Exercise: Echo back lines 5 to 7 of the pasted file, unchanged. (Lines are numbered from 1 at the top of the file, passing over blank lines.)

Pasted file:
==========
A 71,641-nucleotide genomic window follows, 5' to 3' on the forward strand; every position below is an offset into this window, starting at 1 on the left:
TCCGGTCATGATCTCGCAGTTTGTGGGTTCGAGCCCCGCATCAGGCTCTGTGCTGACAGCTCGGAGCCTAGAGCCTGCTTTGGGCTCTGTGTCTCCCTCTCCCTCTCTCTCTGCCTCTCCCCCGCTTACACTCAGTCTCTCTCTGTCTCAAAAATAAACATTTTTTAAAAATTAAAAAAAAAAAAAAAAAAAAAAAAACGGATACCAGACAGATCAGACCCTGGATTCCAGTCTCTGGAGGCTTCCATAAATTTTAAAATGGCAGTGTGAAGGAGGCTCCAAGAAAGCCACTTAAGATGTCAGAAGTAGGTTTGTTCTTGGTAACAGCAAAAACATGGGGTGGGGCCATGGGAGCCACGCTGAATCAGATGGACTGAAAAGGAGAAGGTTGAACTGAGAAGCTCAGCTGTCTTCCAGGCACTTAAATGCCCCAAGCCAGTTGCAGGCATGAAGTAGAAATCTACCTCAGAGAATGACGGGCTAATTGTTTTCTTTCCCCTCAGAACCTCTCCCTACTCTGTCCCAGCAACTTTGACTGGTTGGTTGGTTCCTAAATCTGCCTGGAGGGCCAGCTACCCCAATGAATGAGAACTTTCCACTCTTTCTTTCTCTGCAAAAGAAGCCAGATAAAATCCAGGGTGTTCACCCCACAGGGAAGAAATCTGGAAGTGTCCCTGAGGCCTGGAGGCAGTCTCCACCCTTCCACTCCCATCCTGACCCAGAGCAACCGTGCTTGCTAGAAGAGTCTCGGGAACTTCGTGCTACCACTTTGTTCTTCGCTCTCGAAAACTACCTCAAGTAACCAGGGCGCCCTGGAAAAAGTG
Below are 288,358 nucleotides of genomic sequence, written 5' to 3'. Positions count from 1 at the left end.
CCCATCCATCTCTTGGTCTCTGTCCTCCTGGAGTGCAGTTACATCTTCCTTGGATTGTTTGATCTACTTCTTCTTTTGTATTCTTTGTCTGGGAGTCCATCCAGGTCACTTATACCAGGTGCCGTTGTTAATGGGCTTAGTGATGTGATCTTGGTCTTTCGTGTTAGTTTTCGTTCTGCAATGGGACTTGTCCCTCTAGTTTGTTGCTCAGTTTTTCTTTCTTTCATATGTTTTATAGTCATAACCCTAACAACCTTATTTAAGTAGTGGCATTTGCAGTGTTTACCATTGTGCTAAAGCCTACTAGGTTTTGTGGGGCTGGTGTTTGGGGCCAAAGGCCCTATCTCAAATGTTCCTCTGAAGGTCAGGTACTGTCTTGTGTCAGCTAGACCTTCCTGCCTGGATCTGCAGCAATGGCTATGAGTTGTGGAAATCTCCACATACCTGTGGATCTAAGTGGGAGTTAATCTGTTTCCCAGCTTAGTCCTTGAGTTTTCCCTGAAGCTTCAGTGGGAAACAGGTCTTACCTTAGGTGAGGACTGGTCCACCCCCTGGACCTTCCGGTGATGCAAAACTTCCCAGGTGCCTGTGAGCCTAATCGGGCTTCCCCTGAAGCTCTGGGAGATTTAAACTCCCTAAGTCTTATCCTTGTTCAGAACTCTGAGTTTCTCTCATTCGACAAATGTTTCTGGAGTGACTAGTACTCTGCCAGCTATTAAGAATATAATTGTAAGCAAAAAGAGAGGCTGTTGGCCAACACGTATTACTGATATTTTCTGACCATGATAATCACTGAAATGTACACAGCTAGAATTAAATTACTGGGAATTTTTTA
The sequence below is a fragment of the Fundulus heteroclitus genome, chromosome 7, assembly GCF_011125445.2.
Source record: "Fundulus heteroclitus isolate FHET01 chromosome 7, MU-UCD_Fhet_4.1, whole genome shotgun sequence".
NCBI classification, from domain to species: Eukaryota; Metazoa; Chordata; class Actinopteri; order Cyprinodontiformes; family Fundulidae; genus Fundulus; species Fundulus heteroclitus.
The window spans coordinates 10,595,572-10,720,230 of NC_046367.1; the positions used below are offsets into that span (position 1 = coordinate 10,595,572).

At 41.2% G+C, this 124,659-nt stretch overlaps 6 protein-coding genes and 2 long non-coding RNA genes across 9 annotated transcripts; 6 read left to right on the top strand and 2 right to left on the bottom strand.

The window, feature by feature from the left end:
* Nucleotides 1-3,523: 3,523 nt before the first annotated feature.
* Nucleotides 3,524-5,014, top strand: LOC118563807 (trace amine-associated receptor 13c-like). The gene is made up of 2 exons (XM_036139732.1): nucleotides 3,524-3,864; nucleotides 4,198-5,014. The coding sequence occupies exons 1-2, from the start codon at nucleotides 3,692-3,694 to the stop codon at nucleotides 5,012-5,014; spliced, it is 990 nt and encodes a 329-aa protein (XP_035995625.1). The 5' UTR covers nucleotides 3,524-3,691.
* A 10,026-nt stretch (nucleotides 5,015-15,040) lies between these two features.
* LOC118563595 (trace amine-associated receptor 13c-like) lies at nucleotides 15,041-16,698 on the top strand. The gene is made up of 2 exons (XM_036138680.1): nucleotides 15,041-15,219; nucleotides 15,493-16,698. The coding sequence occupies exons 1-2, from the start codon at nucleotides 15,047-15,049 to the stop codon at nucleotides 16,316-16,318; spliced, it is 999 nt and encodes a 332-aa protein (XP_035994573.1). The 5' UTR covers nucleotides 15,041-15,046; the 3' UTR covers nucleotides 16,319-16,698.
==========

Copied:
The sequence below is a fragment of the Fundulus heteroclitus genome, chromosome 7, assembly GCF_011125445.2.
Source record: "Fundulus heteroclitus isolate FHET01 chromosome 7, MU-UCD_Fhet_4.1, whole genome shotgun sequence".
NCBI classification, from domain to species: Eukaryota; Metazoa; Chordata; class Actinopteri; order Cyprinodontiformes; family Fundulidae; genus Fundulus; species Fundulus heteroclitus.